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For example, given an element-wise function $f$, with input $x\in\{0,1\}^{p\times n}$, the complexity $T(f(x))=O(n)$, and that all numbers are represented using $p$ binary digits. Suppose that we also know the complexity of each individual operations inside $f$. For example, multiplication takes $O(m^{1.585})$ using Karatsuba algorithm, here $m$ is the number of digits of the product. Similarly, suppose that we know all the complexity of arithmetic operations like addition, subtraction, division, square root etc. In addition, suppose that we also know the complexity of all the basic boolean cells, e.g. Full Adder, Subtractor, Multiplier etc.

What is the complexity, in terms of number of boolean gates, of its equivalent boolean circuit? Can we derive a formula containing $n,p,m$?


If so, what is the complexity of a boolean circuits of a Cholesky decomposition, with input $X\in\{0,1\}^{p\times n\times n}$?

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If you can compute a function on $N$-bit inputs in time $T(N)$ with code that doesn't use random-access memory (only straight-line code; no arrays or pointers or memory), then there exists a combinational circuit with $O(T(N) \cdot (\log N)^2)$ gates that computes the function. That's because each basic operation you can do in code -- add, multiply, compare, etc. -- can be done in $O((\log N)^2)$ gates.

If you can compute the function on $N$-bit inputs in time $T(N)$ with code, and the code does use random-access memory, there exists a sequential circuit with $O(T(N) \cdot (\log N)^2)$ gates that computes the function in $O(T(N) \log N)$ time steps. Or, you can do it with a combinational circuit with $O(T(N)^2 \cdot (\log N)^3)$ gates -- though this might not be tight.

Technical details:

  • I am making some assumptions about the model of computation for the code -- e.g., a RAM machine, where each cell is $O(\log N)$ bits wide.

  • The exponent 2 can be reduced to the exponent for multiplication (though this might not be very useful in practice).

  • It may be helpful to note that any algorithm that runs in time $T(N)$ can be converted to an algorithm that runs in time $O(T(N) \log N)$ and that uses only $O(T(N) \cdot \log N)$ cells of memory, by using a balanced binary tree data structure to build a sparse array that is used to simulate its memory.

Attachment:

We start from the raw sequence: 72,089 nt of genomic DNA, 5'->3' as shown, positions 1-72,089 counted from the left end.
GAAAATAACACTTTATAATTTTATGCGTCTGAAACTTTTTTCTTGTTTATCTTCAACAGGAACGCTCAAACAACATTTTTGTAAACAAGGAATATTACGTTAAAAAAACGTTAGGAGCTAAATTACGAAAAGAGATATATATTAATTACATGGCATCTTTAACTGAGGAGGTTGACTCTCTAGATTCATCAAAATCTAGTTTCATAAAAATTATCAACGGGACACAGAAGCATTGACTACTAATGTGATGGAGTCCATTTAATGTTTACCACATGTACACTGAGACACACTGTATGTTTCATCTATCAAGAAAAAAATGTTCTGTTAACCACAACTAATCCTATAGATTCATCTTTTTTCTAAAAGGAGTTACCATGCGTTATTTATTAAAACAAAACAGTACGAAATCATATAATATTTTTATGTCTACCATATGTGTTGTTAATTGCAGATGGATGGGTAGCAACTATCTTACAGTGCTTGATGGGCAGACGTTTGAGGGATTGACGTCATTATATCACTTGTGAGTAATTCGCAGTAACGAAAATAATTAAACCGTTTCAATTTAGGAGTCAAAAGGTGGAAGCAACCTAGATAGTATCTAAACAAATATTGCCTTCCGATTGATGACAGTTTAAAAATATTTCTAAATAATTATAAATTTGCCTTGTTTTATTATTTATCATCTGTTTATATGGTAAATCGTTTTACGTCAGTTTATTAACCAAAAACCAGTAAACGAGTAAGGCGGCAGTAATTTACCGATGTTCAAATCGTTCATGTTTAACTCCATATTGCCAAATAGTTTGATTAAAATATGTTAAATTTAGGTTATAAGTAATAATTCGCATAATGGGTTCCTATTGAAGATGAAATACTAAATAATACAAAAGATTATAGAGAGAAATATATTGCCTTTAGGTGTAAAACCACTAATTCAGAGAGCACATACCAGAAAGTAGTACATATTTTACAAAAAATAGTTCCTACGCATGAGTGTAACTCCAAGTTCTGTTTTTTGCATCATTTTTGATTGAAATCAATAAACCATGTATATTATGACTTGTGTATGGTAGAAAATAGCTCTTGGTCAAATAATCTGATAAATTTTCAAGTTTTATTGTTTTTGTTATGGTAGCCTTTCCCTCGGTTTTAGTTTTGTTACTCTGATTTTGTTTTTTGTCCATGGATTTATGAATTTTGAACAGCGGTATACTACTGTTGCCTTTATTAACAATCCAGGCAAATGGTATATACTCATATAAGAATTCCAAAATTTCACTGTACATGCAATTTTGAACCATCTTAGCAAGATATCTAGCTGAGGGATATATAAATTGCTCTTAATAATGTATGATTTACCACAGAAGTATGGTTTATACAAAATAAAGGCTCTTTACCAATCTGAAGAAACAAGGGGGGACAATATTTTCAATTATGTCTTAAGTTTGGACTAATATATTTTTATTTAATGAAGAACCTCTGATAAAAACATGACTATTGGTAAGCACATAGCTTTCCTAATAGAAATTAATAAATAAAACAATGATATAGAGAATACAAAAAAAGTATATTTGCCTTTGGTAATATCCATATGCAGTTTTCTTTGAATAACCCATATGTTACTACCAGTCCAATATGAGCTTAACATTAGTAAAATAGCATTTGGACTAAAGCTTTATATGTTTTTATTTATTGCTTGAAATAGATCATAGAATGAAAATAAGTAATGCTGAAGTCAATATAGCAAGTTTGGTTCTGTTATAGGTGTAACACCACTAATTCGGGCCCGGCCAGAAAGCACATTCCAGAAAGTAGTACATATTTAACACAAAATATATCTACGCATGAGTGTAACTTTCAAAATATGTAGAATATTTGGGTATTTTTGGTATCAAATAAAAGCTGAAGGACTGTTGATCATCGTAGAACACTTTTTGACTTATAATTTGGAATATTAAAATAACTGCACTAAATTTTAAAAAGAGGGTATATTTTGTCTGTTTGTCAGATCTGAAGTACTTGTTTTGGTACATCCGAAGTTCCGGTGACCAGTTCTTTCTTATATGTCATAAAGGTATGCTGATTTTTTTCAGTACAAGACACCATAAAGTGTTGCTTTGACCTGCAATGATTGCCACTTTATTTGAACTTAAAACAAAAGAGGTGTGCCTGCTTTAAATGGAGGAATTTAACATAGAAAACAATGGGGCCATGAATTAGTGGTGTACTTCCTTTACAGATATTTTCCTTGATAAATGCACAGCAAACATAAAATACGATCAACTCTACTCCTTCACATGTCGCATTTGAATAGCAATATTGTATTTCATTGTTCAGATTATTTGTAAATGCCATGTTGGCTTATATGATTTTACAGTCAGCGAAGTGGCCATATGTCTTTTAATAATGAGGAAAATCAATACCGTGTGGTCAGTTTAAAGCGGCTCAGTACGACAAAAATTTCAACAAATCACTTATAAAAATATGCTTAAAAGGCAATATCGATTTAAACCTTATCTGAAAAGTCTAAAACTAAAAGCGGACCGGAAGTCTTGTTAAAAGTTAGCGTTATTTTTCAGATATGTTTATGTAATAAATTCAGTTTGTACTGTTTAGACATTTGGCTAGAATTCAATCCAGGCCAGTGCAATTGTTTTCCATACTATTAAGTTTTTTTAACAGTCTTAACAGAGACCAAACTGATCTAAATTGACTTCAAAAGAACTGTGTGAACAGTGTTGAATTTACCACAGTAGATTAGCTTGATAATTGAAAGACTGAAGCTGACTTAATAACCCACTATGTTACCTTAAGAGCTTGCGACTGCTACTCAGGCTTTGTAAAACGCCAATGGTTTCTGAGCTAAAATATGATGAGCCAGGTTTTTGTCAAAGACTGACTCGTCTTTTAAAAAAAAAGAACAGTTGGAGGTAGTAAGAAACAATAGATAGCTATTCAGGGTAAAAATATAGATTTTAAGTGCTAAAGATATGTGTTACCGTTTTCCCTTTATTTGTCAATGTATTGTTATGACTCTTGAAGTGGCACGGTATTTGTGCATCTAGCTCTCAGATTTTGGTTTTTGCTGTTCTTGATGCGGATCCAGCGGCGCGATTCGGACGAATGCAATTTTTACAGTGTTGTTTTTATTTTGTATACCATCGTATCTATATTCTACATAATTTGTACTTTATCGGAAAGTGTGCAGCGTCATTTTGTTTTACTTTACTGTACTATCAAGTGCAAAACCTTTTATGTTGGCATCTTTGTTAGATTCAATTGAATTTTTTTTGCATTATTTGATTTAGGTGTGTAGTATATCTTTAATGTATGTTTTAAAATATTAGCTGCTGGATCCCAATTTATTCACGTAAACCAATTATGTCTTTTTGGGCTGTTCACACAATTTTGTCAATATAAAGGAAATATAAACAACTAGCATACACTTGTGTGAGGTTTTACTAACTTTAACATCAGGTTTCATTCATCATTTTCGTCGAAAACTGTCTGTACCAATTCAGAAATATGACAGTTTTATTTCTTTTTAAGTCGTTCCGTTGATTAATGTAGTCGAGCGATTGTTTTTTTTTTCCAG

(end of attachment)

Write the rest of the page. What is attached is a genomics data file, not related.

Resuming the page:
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  • $\begingroup$ Great answer, any chance providing some related materials to read, especially about that each basic operation can be done in $O((\log N)^2)$ and that transforming the algorithm to a sequential circuit ? Why $O(T(N)log(N))$ time steps? $\endgroup$ – xtt Mar 31 '17 at 7:57
  • $\begingroup$ @Jason, for basic operations, start with en.wikipedia.org/wiki/…. You can also look at the different basic operations; there's stuff on specific operations at, e.g., en.wikipedia.org/wiki/Multiplication_algorithm, en.wikipedia.org/wiki/Division_algorithm, etc. For the second paragraph, that's more involved. Basically you construct a circuit that is a small processor, with a random-access memory large enough to store $O(T(N) \cdot (\log N)^2)$ bits; then you count the number of gates needed to do that. $\endgroup$ – D.W. Mar 31 '17 at 20:36
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There is no mapping from algorithmic complexity to circuit size. A counterexample: consider the language of strings of all ones, $1^n$, for only those $n$ such that the $n$-th Turing Machine rejects the string $1^n$ within $2^{2^n}$ time. Then this function requires $\Omega\left(2^{2^n}\right)$ time to compute on any machine, but the circuit for it only has size $O(n)$, because you can "hard-wire" the answer into the circuit, which then only checks that all the inputs are $1$.

D.W. provides a construction from an algorithm to a circuit. However, note that this gives only an upper bound, which is not necessarily tight. In particular, no function requires circuits of size larger than $O\left(\frac{2^n}{n}\right)$, because that is the size of a circuit which simply enumerates that function's truth table for inputs of size $n$.

Consequently, if an algorithm takes $O(2^{2^n})$ time, then you can use D.W.'s construction for a circuit of size $O(2^{2^n}\log(n)^2)$, but it is immediate that this bound is not tight; there is also a circuit of size $O(\frac{2^n}{n})$, and there may be a much smaller circuit for it, as in the example above. What we really want to know when we ask what is the size of this function's circuit is a lower bound: a minimum size for any circuit.

Circuit size lower bounds is a particularly enigmatic part of computational complexity about which very little is known. For example, we do not know whether or not SAT can be solved with $O(n)$-size circuits, and we have not ruled out that each problem in NEXP can be solved with polynomial-size circuits.

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